Japan is already setting the pace in terms of mobile technology. As Richard Taylor has been finding out in Tokyo, it is promising to make yet another leap into exciting new territory.
Life in the largest urban area in the world is fast and often frenetic.
The Japanese have long been early adopters of consumer electronics
This is something that Tokyo's 27 million inhabitants have adapted to, but they are also quick to adopt ways to help oil the cogs of the daily routine and make life just that bit smoother.
For the past few years, pre-pay smart cards have been doing exactly that.
Today, most people here carry a wallet full of them when they leave home in the morning - whether its to make a small purchase, claim shop reward points or to get through turnstiles at train stations.
But useful as smart cards are, there is one essential appendage that no self-respecting Tokyoite leaves home without, the cherished mobile phone.
In a society where two out of three people own a mobile, and there is always one eye on the future, they have figured: why not take things one step further?
Yes, it is time to say sayonara to your wallet.
The idea of a virtual wallet on your handset instead is coming of age and the education process is well under way.
What it means is that you can ditch your smart cards, because they will all be stored on your phone instead.
Shopping for groceries, renting a video, buying a drink, or going to the theatre can all be done now with your mobile.
Edy is the name of the service leading the charge into this brave new world of mobile cash. It began life as a smart card but made the leap onto mobiles last year.
"We're promoting Edy in places where it's more convenient than using cash", said Usoke Oue, a spokesperson for bitWallet which makes Edy.
"We need to communicate the advantages to consumers, not just the convenience factor, but also the fact that you can earn reward points."
You can charge your Edy-enabled handset with up to 50,000 yen (around US$450 or £250).
Put your mobile against the reader-writer and the goods are yours
It can be done in various ways. For example, place your phone against a reader at a charging station and it will take your cash and credit your mobile in return.
You can also load your mobile wallet by using the handset itself to go online and make a transfer directly from your credit card or even your bank.
With your mobile cash in hand you can begin your retail therapy in earnest.
To pay, you just put your mobile against the reader-writer and the goods are yours.
"When you wave the smart card or the phone in front of the reader-writer, a signal is transmitted from the reader-writer to the chip, and it actually interrogates the chip," explains Daniel Scuka from the online publication Wireless Watch Japan.
It finds out how much money is on there and debits the chip for the amount of the transaction.
"The money is transferred from the chip that's on the card of the phone into the merchant's system and more or less immediately into the merchant's bank account."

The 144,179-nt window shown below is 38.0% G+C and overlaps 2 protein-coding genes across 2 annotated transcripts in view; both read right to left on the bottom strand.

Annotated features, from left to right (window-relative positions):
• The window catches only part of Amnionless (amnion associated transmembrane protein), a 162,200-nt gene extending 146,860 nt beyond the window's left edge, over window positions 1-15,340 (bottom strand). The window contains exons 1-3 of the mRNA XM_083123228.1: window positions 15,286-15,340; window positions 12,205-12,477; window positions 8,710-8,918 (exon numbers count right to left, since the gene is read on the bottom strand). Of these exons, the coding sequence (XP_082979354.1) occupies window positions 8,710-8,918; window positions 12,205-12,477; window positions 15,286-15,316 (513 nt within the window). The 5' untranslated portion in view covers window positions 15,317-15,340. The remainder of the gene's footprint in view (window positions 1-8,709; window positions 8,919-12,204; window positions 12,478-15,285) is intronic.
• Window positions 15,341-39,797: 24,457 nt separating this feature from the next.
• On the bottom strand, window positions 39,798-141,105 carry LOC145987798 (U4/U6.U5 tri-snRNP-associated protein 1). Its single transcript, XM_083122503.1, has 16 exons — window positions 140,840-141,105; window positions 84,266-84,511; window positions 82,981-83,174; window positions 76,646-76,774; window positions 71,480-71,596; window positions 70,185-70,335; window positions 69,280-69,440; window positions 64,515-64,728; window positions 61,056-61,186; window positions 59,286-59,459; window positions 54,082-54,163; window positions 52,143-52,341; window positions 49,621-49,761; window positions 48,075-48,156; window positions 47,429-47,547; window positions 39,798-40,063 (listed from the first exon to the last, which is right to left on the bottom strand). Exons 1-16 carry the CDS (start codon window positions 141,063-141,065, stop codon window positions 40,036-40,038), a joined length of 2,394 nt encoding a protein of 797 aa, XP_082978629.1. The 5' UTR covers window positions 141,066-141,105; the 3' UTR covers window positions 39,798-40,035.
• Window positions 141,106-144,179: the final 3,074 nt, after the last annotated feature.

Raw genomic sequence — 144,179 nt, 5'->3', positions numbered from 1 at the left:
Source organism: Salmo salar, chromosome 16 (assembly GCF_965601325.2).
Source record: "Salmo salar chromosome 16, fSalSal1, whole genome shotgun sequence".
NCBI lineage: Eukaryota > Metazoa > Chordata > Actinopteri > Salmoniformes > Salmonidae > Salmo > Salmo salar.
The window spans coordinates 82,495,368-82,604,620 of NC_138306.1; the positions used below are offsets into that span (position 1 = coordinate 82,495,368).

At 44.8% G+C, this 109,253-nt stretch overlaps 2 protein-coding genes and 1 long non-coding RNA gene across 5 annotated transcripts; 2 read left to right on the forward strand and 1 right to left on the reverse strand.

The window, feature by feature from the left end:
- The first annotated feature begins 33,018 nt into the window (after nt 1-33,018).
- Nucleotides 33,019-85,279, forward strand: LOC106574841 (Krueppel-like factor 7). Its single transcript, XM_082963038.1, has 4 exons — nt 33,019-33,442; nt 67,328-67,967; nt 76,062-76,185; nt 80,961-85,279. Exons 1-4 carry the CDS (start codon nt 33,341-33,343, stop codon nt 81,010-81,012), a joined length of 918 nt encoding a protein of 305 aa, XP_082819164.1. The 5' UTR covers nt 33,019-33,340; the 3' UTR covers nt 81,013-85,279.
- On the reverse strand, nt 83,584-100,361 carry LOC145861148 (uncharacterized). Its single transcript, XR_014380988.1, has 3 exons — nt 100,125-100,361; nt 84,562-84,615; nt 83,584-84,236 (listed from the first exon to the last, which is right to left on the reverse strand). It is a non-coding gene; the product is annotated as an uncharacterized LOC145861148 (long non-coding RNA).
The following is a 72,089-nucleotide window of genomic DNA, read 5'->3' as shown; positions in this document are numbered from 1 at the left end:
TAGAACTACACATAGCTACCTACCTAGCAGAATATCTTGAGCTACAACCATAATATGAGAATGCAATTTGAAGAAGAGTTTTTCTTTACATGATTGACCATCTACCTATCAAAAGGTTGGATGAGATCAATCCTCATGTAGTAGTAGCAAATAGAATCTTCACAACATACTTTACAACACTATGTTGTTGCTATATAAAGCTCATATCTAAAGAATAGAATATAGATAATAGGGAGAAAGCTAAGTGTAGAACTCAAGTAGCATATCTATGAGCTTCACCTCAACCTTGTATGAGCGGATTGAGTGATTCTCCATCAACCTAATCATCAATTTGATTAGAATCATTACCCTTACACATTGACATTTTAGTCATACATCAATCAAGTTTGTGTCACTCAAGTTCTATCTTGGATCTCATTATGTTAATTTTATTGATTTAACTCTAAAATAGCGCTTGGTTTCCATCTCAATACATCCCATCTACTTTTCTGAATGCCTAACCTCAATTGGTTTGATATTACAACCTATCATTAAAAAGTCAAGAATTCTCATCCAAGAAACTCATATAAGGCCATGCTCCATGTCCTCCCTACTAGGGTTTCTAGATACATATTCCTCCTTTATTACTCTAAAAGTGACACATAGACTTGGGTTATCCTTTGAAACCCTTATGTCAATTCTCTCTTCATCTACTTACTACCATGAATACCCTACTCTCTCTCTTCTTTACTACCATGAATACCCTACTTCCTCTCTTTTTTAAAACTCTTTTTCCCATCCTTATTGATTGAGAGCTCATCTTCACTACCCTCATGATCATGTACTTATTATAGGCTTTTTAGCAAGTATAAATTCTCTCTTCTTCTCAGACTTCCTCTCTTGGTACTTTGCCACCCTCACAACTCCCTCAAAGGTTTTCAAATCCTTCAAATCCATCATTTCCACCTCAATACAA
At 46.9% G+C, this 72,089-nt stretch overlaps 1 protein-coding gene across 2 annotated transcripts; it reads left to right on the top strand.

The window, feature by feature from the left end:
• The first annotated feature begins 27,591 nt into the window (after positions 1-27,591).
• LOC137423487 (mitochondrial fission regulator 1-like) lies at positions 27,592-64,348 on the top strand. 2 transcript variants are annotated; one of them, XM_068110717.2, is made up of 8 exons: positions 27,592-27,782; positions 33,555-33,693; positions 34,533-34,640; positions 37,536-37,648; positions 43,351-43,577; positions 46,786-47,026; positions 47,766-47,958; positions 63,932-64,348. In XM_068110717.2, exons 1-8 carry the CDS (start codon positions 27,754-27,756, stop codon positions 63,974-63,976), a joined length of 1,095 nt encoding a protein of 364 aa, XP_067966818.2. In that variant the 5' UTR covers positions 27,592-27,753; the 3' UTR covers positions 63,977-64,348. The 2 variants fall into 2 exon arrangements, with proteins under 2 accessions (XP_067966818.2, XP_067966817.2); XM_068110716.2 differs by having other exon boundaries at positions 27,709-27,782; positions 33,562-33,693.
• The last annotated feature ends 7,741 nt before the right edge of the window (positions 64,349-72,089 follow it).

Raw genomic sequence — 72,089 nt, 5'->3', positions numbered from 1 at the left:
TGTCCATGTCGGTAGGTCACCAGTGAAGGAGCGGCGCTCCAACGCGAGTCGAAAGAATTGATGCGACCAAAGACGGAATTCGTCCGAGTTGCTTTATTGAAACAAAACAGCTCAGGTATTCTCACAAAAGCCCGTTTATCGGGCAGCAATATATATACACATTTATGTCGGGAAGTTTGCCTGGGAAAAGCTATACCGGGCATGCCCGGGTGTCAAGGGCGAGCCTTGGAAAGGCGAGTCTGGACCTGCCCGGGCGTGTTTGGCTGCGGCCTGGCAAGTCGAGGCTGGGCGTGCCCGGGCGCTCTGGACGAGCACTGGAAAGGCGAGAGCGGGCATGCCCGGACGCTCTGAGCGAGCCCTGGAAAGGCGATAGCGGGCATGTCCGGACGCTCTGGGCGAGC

'Chicken and egg'
While Edy is not a major feature on the High Street yet, its presence is steadily growing. It is now accepted by around 25,000 retailers.
Gerhard Fasol, from the consultancy Euro Technology Japan, says: "Bringing bank transactions into mobile phones, to get that started is like a chicken and egg problem.
"There are big investments necessary and also people have to change their habits. That will only happen if there is a benefit for all parties involved.
"So if only the carriers profit, or only the banks profit, or also if the banks make a loss and only the consumers profit, it will not happen. What has happened in Japan is main industry players here found a formula so that everybody has an advantage from it."
The biggest boost to the mobile wallet will come in January when Edy's rival Suica joins the party.
Suica has millions of commuters already using its smart cards to get through ticket barriers. Once these commuters find they can use a mobile instead it will raise awareness of the potential of the entire system.
"In the coming years people are going to start leaving home in the morning without cash," says Daniel Scuka. "They're going to have their phone, and that's it.
"Sure, if they're going to be making a big purchase that day they'll have some cash, they'll have their credit card.
"But for daily life, for going out to have lunch, for having a beer after work with the boys, it's really going to be the phone and that's all."
The technology is constantly being pushed in new ways. For instance, using your mobile in place of your house keys.
The reader on the front door can be connected to the net, so you can let someone in remotely or call in to lock up in case you dashed out in a hurry.
Doing so many things on a single device might seem like mobile madness to some people.
But in Japan they tend to take technology in their stride.
Putting the smart cards into mobiles may not prove this nation's biggest export, but in the home-grown market, at least, it seems destined to be a winner.
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